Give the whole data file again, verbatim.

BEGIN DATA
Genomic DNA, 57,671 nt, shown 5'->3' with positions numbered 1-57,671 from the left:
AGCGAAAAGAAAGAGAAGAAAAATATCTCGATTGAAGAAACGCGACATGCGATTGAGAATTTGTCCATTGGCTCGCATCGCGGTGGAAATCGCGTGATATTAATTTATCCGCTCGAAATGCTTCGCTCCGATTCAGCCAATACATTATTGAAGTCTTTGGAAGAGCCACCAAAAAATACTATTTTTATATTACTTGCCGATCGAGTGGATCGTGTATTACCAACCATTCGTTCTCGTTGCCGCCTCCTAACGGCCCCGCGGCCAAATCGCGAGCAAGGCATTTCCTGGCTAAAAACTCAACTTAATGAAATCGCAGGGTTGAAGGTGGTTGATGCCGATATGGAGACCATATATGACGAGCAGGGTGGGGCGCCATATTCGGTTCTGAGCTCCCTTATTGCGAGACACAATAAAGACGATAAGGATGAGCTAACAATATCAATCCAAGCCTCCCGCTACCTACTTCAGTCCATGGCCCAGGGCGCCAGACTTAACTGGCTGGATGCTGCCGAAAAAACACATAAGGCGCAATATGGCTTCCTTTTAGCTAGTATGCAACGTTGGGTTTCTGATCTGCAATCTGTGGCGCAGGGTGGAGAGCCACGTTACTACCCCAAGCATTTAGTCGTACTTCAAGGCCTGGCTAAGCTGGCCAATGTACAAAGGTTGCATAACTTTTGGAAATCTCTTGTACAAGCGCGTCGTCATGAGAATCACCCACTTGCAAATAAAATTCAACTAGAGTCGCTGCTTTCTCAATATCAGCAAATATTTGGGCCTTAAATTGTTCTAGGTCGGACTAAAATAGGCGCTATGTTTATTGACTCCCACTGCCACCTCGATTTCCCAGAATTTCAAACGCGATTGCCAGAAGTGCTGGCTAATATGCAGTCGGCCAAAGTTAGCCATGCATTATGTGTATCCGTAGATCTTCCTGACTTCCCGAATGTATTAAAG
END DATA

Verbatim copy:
Genomic DNA, 57,671 nt, shown 5'->3' with positions numbered 1-57,671 from the left:
AGCGAAAAGAAAGAGAAGAAAAATATCTCGATTGAAGAAACGCGACATGCGATTGAGAATTTGTCCATTGGCTCGCATCGCGGTGGAAATCGCGTGATATTAATTTATCCGCTCGAAATGCTTCGCTCCGATTCAGCCAATACATTATTGAAGTCTTTGGAAGAGCCACCAAAAAATACTATTTTTATATTACTTGCCGATCGAGTGGATCGTGTATTACCAACCATTCGTTCTCGTTGCCGCCTCCTAACGGCCCCGCGGCCAAATCGCGAGCAAGGCATTTCCTGGCTAAAAACTCAACTTAATGAAATCGCAGGGTTGAAGGTGGTTGATGCCGATATGGAGACCATATATGACGAGCAGGGTGGGGCGCCATATTCGGTTCTGAGCTCCCTTATTGCGAGACACAATAAAGACGATAAGGATGAGCTAACAATATCAATCCAAGCCTCCCGCTACCTACTTCAGTCCATGGCCCAGGGCGCCAGACTTAACTGGCTGGATGCTGCCGAAAAAACACATAAGGCGCAATATGGCTTCCTTTTAGCTAGTATGCAACGTTGGGTTTCTGATCTGCAATCTGTGGCGCAGGGTGGAGAGCCACGTTACTACCCCAAGCATTTAGTCGTACTTCAAGGCCTGGCTAAGCTGGCCAATGTACAAAGGTTGCATAACTTTTGGAAATCTCTTGTACAAGCGCGTCGTCATGAGAATCACCCACTTGCAAATAAAATTCAACTAGAGTCGCTGCTTTCTCAATATCAGCAAATATTTGGGCCTTAAATTGTTCTAGGTCGGACTAAAATAGGCGCTATGTTTATTGACTCCCACTGCCACCTCGATTTCCCAGAATTTCAAACGCGATTGCCAGAAGTGCTGGCTAATATGCAGTCGGCCAAAGTTAGCCATGCATTATGTGTATCCGTAGATCTTCCTGACTTCCCGAATGTATTAAAG